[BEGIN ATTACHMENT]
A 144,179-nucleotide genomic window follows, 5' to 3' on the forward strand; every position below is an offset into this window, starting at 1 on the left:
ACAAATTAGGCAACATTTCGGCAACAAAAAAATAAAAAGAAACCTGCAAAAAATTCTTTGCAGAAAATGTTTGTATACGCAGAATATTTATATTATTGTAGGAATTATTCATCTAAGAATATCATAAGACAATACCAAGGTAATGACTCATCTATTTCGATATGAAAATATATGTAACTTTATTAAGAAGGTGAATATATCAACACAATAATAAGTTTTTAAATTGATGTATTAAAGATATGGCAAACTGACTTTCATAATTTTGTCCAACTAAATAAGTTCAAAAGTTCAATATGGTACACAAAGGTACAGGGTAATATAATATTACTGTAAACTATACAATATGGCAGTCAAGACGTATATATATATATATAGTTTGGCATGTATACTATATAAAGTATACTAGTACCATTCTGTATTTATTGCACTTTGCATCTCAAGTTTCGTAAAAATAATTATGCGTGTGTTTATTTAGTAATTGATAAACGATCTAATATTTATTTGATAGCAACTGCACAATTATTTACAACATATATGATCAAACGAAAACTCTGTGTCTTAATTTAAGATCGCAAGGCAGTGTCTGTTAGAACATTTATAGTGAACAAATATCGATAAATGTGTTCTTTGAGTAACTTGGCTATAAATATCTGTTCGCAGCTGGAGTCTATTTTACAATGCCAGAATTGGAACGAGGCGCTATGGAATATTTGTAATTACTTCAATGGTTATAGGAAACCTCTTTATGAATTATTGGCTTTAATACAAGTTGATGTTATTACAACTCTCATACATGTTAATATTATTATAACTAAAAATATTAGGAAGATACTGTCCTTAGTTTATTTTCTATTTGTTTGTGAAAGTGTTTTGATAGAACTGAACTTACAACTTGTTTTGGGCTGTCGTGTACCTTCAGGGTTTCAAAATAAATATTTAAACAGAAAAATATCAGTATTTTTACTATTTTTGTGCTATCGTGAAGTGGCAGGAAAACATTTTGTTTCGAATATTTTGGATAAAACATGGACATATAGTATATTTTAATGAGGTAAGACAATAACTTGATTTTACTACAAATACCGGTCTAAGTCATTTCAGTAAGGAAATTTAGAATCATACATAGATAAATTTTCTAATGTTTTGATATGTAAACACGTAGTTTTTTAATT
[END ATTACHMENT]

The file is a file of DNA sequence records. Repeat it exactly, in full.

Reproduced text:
A 144,179-nucleotide genomic window follows, 5' to 3' on the forward strand; every position below is an offset into this window, starting at 1 on the left:
ACAAATTAGGCAACATTTCGGCAACAAAAAAATAAAAAGAAACCTGCAAAAAATTCTTTGCAGAAAATGTTTGTATACGCAGAATATTTATATTATTGTAGGAATTATTCATCTAAGAATATCATAAGACAATACCAAGGTAATGACTCATCTATTTCGATATGAAAATATATGTAACTTTATTAAGAAGGTGAATATATCAACACAATAATAAGTTTTTAAATTGATGTATTAAAGATATGGCAAACTGACTTTCATAATTTTGTCCAACTAAATAAGTTCAAAAGTTCAATATGGTACACAAAGGTACAGGGTAATATAATATTACTGTAAACTATACAATATGGCAGTCAAGACGTATATATATATATATAGTTTGGCATGTATACTATATAAAGTATACTAGTACCATTCTGTATTTATTGCACTTTGCATCTCAAGTTTCGTAAAAATAATTATGCGTGTGTTTATTTAGTAATTGATAAACGATCTAATATTTATTTGATAGCAACTGCACAATTATTTACAACATATATGATCAAACGAAAACTCTGTGTCTTAATTTAAGATCGCAAGGCAGTGTCTGTTAGAACATTTATAGTGAACAAATATCGATAAATGTGTTCTTTGAGTAACTTGGCTATAAATATCTGTTCGCAGCTGGAGTCTATTTTACAATGCCAGAATTGGAACGAGGCGCTATGGAATATTTGTAATTACTTCAATGGTTATAGGAAACCTCTTTATGAATTATTGGCTTTAATACAAGTTGATGTTATTACAACTCTCATACATGTTAATATTATTATAACTAAAAATATTAGGAAGATACTGTCCTTAGTTTATTTTCTATTTGTTTGTGAAAGTGTTTTGATAGAACTGAACTTACAACTTGTTTTGGGCTGTCGTGTACCTTCAGGGTTTCAAAATAAATATTTAAACAGAAAAATATCAGTATTTTTACTATTTTTGTGCTATCGTGAAGTGGCAGGAAAACATTTTGTTTCGAATATTTTGGATAAAACATGGACATATAGTATATTTTAATGAGGTAAGACAATAACTTGATTTTACTACAAATACCGGTCTAAGTCATTTCAGTAAGGAAATTTAGAATCATACATAGATAAATTTTCTAATGTTTTGATATGTAAACACGTAGTTTTTTAATT